The best whole life insurance policy for infinite banking® is one that uses the most optimal design for the accumulation of cash value. Today I'm going to walk through this as well as guide you on some other important factors concerning any plans you might have to purchase a whole life insurance policy to implement any of the self banking strategies.
The majority of today's list focuses on attributes or fact patterns that must exist to ensure the best potential outcome from using Infinite Banking®, Bank on Yourself®, etc. This includes not only what the whole life policies needs, but what needs to exist in your personal circumstances.
The whole life insurance policy that you buy absolutely must make maximum use of the paid-up additions feature of your whole life policy. This means you should both use the dividend option to purchase paid-up additions and the paid-up additions rider.
The dividend option part is easy. You simply ensure that the dividend option selected is to purchase paid-up additions. The rider part is much more nuanced. When you look at the premium you intend to pay each year, you want the paid-up additions rider to comprise a larger percentage of this overall premium.
For example, if you intend to buy a policy with a $10,000 annual premium, at least 50% ($5,000) of that premium should be the paid-up additions rider. More ideally the paid-up additions rider amount would be $6-7,000 per year. There aren't any quick reference sources you can turn to determine what the maximum allowable paid-up additions rider amount is for any specific product at any specific company, so you can use this rule of thumb as a good guide. Alternatively, you could always seek out a consultant to review the policy in question and help guide you on its PUA adequacy.
Also, you should know that there are some companies issuing products that some of the sales force will claim don't need paid-up additions because the product uses some sort of internal cash maximization feature. You should avoid these products. They either produce large immediate cash value at the loss of long term performance, or they offer a sort of meh overall rate of return on cash value when compared to the type of policy I'm helping you piece together in this article. That's not to say these types of policies are never a good idea. They simply aren't indicated for this specific context.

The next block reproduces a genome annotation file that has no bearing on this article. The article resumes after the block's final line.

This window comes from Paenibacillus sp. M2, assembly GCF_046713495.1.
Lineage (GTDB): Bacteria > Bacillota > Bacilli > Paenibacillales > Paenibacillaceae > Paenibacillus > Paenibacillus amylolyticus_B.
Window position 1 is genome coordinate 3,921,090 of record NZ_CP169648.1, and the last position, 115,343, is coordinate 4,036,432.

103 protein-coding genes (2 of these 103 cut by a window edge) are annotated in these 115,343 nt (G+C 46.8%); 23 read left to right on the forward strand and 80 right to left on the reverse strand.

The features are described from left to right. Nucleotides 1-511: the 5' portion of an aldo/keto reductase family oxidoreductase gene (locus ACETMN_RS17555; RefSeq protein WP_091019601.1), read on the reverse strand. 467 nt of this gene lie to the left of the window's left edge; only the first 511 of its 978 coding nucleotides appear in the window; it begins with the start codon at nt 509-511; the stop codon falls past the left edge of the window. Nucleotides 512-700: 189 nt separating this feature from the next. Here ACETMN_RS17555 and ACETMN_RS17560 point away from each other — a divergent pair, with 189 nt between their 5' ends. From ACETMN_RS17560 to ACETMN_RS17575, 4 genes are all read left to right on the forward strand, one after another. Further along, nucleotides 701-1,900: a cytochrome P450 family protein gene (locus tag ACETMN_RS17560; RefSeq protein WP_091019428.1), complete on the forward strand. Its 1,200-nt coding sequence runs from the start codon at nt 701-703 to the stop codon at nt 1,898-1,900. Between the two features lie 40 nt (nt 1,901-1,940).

Term Rider Blend
I know this appears strange. Here I am recommending the best design to optimize cash value in a whole life policy, which intuitively infers the minimization of the death benefit. However, I'm recommending that you add a term life insurance rider to the whole life policy? What gives?
The term rider is not here to give you additional death benefit. Its purpose is the drive down the base whole life death benefit (because paying for it is expensive), which will give you greater capacity to use the paid-up additions rider and remain Modified Endowment Contract compliant. We call adding a term rider to a whole life policy “blending” because you are blending whole life with term life insurance.
Here's a graphical depiction of what we accomplish with a blended whole life policy:
Without the term rider blend, we have little capacity to add paid-up additions to the whole life policy before we reach the MEC limit. With the blend, we keep the same death benefit we had before, but now we have a much smaller whole life premium. This allows us to fill that space back in with paid-up additions, which will create more cash value and a better return on our premium dollars.
Term riders do come in different forms so it's difficult to say universally how this will work on a whole life policy. But here's what you do need to know: you do not want a level term rider with a specific expiration date.
Most term riders have an indefinite expiration date (up to some advanced age like 95). The problem with shorter terminal term life riders is they can create MEC violations unwittingly. How exactly this happens will force us to take a huge detour, but the really short (and probably not super helpful in terms if mastery level understanding) answer is, the reduction can very likely take place within a seven-year time span from the last material change in the policy.
This action creates a MEC violation if the new death benefit (post-reduction) has a corresponding 7 Pay Premium with an amount lower than any payment made since the last material change. So the really easy way to solve this problem is to avoid policies with term riders that have specific terminal dates like a 20-year term rider.
Your Personal Health